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Does NPS make sense as a tax-saving investment?

If you have the stomach for a long-term equity investment, forget about the tax savings and invest in an equity fund

Does NPS make sense as a tax-saving investment?

Is it a good idea to put ₹50,000 a year in the National Pension System (NPS) and save some additional tax? It's a simple question, one that is asked often in all kind of forums. The answer is usually given purely in terms of tax saving. Since the tax saving allowance for NPS investment cannot be used in any other way, the default answer is often that yes, one should invest in NPS because it affords a tax saving that is not otherwise available. And who doesn't want to save tax.

Alternatively, you might be told of one of the NPS' many problems as reason enough to avoid it. The long lock-in period, the compulsory annuity, the taxation at withdrawal etc. Coupled with the fact that (practically) no one is actually trying to sell the NPS with any degree of enthusiasm, it means that a lot of people do not make this tax saving investment in the NPS. And since tax saving is often the only driver for such investments, they never get done.

That's often the unfortunate fate of investments that are made with only tax-saving in mind. If they don't get done, then the money doesn't get invested. What we need to do is to start from another place--from the fact that you have ₹50,000 that you can spare for savings. Now, what's the best way to invest these. I made a simple comparison for a colleague of mine who asked me this question. He's 34 years old so will presumably invest for another 26 years till retirement.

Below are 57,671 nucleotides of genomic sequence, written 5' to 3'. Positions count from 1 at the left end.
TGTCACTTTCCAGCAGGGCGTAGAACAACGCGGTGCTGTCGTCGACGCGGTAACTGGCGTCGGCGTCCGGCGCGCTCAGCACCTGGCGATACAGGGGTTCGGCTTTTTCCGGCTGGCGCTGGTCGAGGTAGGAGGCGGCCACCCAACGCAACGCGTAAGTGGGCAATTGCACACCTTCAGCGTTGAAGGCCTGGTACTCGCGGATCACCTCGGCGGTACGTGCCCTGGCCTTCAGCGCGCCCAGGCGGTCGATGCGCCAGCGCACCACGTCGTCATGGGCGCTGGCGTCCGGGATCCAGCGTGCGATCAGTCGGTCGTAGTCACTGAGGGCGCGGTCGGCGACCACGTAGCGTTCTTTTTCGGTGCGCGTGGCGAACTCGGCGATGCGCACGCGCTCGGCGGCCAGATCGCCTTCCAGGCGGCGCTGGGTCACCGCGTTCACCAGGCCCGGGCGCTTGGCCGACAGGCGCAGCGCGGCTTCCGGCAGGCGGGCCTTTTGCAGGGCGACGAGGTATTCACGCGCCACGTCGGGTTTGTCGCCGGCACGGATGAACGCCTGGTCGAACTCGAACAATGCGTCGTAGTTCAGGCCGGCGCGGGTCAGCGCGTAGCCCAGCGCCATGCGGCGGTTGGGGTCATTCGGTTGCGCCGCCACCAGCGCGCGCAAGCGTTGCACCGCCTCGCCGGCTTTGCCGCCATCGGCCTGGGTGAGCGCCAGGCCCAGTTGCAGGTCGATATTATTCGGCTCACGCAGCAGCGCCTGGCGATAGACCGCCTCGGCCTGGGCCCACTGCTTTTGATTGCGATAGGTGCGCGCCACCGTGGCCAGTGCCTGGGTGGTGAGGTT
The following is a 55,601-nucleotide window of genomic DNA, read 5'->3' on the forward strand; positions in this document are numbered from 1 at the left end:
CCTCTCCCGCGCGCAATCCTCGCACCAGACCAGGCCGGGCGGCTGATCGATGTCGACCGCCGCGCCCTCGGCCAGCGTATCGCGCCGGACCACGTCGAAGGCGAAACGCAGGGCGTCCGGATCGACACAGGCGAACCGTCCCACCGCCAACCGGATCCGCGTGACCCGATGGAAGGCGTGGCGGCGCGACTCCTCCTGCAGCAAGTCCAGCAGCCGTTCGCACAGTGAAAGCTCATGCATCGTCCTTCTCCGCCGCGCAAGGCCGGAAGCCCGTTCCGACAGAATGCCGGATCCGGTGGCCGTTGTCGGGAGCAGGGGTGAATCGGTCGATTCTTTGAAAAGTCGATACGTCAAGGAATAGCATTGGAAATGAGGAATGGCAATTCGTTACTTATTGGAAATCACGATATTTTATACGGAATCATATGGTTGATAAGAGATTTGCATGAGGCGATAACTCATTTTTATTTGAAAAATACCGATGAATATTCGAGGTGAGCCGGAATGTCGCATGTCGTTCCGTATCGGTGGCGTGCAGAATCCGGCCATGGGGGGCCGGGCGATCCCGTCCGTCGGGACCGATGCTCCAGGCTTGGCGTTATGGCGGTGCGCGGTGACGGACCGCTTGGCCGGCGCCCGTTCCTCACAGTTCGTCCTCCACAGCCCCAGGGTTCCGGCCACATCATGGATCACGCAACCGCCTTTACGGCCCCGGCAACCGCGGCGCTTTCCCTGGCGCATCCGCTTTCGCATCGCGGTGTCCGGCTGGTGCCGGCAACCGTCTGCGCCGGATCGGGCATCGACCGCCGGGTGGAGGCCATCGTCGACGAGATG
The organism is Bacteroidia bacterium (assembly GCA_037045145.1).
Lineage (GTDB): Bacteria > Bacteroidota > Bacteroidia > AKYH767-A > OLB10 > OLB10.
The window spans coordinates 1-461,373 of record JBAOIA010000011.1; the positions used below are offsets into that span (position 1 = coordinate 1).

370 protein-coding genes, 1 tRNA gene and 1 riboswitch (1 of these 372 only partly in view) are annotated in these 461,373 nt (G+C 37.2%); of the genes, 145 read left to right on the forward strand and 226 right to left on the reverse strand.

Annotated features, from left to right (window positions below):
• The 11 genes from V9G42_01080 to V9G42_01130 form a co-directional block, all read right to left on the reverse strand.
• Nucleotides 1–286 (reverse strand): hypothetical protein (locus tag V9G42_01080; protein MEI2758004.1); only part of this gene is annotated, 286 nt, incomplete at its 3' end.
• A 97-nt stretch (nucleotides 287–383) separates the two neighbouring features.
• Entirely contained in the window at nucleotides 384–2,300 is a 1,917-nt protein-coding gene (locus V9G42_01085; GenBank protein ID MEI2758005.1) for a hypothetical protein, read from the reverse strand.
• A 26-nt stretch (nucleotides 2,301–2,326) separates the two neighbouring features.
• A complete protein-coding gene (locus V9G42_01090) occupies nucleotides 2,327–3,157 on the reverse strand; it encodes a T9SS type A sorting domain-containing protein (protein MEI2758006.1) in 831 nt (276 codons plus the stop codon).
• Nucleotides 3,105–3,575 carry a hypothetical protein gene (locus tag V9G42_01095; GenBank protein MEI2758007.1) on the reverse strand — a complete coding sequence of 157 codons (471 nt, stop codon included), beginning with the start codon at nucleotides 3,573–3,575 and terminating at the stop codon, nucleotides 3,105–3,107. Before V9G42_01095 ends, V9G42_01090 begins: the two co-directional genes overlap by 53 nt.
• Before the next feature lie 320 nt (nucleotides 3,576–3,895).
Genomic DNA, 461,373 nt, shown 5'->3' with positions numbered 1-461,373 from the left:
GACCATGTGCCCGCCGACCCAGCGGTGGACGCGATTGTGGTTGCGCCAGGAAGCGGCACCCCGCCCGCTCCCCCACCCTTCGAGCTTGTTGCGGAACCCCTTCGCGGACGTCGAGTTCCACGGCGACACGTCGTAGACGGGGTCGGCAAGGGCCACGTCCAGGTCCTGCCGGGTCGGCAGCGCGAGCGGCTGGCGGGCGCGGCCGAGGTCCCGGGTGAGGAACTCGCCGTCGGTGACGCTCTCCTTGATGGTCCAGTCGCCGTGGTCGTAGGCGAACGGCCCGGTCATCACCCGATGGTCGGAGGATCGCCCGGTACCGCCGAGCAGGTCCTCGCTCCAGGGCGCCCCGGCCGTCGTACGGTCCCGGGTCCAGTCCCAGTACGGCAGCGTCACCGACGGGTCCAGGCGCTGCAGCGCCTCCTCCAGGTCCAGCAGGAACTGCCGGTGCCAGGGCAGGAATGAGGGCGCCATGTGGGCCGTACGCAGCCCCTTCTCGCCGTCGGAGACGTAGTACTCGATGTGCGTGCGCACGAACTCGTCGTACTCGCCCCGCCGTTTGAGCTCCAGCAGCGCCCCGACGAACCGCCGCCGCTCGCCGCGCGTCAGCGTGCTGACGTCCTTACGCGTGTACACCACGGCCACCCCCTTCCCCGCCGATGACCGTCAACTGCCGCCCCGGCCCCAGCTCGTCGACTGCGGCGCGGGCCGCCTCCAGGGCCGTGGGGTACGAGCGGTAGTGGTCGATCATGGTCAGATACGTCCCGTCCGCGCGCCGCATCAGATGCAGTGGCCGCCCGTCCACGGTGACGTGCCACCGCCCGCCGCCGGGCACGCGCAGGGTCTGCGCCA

Simplified Case A. He puts ₹50,000 a year in NPS. He gets a likely 11.5 per cent return and at the end of 26 years has ₹77.8 lakh. These returns are the 50:50 average of debt returns of 8 per cent and equity returns of 15 per cent, which . He then pays tax on some part, buys an annuity with the rest etc. Simplified Case B. He pays ₹15,000 tax and invests ₹35,000 in an equity mutual fund. He gets a likely 15 per cent return (as with the equity part of NPS) and at the end has ₹99.2 lakh. Tax free, and unencumbered--free to use as it pleases him.

An open and shut case? I would say so.

This story first appeared in May 2016.